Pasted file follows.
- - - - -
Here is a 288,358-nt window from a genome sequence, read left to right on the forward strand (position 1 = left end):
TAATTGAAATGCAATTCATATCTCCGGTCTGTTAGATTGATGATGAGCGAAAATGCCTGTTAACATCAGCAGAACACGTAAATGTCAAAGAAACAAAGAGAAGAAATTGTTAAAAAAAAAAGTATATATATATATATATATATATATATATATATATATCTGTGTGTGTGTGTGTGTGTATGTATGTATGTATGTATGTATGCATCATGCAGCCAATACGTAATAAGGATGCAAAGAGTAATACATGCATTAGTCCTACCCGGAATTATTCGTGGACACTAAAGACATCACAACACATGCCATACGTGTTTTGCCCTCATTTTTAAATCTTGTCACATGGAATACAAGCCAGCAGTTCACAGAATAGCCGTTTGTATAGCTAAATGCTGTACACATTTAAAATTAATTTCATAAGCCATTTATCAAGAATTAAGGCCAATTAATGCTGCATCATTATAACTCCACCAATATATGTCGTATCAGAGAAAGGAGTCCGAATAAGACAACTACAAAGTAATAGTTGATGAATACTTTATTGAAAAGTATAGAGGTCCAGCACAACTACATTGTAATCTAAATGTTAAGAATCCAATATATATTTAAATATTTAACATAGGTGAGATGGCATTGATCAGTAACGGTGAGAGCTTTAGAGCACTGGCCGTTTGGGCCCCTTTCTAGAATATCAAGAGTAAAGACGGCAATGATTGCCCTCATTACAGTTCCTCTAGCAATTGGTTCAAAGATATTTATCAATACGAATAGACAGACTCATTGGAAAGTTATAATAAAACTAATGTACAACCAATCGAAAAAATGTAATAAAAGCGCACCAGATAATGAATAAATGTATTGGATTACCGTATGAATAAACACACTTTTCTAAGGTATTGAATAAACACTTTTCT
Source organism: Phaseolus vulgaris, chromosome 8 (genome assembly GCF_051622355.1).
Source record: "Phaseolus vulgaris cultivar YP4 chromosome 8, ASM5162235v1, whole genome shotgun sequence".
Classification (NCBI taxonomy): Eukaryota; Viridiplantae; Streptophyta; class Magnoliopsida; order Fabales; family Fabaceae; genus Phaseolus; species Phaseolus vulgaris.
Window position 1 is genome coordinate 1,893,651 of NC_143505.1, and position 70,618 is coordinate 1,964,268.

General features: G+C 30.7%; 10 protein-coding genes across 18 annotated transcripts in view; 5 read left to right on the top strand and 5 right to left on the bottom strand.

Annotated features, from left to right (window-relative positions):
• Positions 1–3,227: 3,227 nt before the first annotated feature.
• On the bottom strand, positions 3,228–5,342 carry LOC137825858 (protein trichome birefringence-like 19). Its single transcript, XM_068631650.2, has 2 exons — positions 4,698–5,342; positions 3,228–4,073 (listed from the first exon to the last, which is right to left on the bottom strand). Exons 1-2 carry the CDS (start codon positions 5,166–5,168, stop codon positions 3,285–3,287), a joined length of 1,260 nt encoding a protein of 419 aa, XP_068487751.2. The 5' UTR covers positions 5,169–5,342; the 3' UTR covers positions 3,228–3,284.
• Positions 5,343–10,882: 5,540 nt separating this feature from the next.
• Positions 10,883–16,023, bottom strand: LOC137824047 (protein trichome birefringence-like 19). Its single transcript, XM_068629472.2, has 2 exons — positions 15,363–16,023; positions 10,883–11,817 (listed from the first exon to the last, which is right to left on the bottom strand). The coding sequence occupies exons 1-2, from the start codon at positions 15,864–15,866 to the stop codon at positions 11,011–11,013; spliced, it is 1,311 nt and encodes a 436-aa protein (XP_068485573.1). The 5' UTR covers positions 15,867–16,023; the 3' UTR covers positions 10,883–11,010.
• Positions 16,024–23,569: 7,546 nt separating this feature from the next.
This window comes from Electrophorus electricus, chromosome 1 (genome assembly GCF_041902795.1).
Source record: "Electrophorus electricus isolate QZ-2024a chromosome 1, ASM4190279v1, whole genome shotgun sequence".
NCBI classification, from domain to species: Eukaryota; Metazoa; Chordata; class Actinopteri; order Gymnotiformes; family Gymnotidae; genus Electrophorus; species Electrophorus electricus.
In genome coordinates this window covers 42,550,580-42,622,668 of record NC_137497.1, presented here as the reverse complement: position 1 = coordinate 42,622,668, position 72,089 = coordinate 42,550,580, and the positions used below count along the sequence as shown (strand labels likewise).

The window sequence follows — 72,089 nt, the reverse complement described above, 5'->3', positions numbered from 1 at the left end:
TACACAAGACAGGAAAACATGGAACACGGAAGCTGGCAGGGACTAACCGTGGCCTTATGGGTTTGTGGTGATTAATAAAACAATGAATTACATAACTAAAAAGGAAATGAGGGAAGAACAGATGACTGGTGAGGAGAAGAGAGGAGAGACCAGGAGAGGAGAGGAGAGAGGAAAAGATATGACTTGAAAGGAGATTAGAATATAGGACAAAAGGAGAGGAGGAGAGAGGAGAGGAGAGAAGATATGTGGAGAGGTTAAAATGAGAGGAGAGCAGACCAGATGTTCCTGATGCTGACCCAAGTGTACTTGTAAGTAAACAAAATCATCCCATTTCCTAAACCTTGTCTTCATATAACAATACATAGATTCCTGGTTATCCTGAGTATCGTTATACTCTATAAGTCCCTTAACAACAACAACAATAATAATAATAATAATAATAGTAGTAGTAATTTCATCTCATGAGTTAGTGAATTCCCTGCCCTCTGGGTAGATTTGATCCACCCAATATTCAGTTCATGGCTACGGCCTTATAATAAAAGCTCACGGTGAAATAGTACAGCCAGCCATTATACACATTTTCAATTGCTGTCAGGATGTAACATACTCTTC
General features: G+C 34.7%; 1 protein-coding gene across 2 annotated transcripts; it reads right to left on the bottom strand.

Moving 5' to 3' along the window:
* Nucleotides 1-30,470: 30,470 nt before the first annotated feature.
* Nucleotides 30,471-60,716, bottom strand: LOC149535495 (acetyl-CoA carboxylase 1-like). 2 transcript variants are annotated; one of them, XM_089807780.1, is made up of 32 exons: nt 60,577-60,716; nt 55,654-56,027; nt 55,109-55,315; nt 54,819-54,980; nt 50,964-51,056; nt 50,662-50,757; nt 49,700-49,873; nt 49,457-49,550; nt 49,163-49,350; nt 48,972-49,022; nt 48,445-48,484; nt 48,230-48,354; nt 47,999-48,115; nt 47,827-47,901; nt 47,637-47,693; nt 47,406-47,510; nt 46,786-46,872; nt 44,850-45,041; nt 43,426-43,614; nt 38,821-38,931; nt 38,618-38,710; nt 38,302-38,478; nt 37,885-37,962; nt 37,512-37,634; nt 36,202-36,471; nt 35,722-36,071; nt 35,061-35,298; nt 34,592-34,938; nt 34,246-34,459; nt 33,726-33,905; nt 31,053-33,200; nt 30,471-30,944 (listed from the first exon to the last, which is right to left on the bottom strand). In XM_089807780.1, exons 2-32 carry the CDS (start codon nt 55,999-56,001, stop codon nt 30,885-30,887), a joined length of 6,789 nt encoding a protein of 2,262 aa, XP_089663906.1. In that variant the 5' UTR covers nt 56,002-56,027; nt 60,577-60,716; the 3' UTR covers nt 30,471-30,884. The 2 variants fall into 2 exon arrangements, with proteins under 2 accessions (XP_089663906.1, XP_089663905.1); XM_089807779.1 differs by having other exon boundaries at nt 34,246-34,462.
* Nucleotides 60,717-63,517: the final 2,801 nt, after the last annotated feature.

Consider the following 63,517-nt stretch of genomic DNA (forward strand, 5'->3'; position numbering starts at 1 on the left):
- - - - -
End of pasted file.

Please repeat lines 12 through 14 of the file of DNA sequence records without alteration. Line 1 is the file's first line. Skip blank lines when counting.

• Positions 10,883–16,023, bottom strand: LOC137824047 (protein trichome birefringence-like 19). Its single transcript, XM_068629472.2, has 2 exons — positions 15,363–16,023; positions 10,883–11,817 (listed from the first exon to the last, which is right to left on the bottom strand). The coding sequence occupies exons 1-2, from the start codon at positions 15,864–15,866 to the stop codon at positions 11,011–11,013; spliced, it is 1,311 nt and encodes a 436-aa protein (XP_068485573.1). The 5' UTR covers positions 15,867–16,023; the 3' UTR covers positions 10,883–11,010.
• Positions 16,024–23,569: 7,546 nt separating this feature from the next.
This window comes from Electrophorus electricus, chromosome 1 (genome assembly GCF_041902795.1).